Dascha "Dash" Polanco is an actress best known for playing Dayanara Diaz on Orange Is the New Black. Born in the Dominican Republic, she moved to the United States at a young age. She was raised in Brooklyn and Miami. Polanco aspired to be an actress from an early age but "always doubted auditioning because of [her] weight", and so she completed a bachelor's degree in psychology at Hunter College. After college, she was working as a hospital administrator while studying nursing, when her fiancé encouraged her to pursue acting and paid for her registration with an acting studio as a gift.
Polanco's first acting credits were minor parts on the television series Unforgettable and NYC 22. In 2012, she was cast in the Netflix series Orange Is the New Black as Dayanara "Daya" Diaz, an inmate in a women's prison; it was her first full-time acting job. Polanco next appeared in the 2013 independent film Gimme Shelter. In June 2014, it was announced that she had been promoted from a recurring role to a series regular for the show's third season.
Immigration Article of the Day: Haiti, the Dominican Republic, and Race-Based Statelessness in the Americas by Jillian Nicole Blake
Haiti, the Dominican Republic, and Race-Based Statelessness in the Americas by Jillian Nicole Blake, June 14, 2014 Georgetown Journal of Law and Modern Critical Race Perspectives, Forthcoming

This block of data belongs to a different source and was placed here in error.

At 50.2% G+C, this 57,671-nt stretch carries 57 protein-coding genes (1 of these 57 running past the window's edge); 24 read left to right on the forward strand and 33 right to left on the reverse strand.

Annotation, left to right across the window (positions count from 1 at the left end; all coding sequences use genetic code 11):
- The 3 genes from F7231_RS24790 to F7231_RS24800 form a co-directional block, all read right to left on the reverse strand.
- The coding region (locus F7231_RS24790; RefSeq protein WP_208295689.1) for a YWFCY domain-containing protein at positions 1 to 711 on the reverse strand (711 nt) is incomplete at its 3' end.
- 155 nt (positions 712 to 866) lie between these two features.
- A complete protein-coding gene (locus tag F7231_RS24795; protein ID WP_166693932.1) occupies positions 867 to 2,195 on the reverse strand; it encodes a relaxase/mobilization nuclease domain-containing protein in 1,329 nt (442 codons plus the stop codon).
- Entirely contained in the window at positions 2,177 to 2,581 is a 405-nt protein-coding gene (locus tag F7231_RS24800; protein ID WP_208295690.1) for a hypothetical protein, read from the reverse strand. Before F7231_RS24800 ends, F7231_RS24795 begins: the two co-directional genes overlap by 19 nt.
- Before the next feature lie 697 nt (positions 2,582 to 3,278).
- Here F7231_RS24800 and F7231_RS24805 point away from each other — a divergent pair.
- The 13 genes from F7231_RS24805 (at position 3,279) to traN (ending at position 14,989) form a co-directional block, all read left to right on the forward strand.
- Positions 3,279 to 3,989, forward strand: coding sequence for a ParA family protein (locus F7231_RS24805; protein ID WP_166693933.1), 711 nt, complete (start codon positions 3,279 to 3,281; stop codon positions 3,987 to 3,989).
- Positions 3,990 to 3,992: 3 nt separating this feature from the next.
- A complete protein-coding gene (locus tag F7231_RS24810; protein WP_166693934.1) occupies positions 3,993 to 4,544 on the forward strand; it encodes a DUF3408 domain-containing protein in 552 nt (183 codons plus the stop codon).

Abstract: This Article examines the crisis of “race-based statelessness” in the Dominican Republic, which denies citizenship to hundreds of thousands of people, based on racial and ethnic prejudice. In September 2013, the Dominican Constitutional Court upheld a constitutional amendment to revoke the citizenship rights of persons born in Dominican territory to undocumented immigrants, who are primarily black and of Haitian origin. This Article describes the illegality of the Dominican constitutional amendment under international, and particularly, inter-American law. The denial of “jus soli” citizenship, citizenship based on a person’s birth territory, is a violation of American regional customary international law. Furthermore, systematic racial discrimination and denial of nationality violates international and inter-American treaty and customary law. The final section of this Article argues for a strong international and inter-American response to the crisis of statelessness in the Dominican Republic. States should be open to granting asylum to persons fleeing racial persecution in the Dominican Republic. The Organization of American States and the Caribbean Community should continue to put political pressure on the Dominican Republic to restore citizenship rights to its population, and economic pressure should be applied to the Dominican Republic through the United States-Dominican Republic Central America Free Trade Agreement.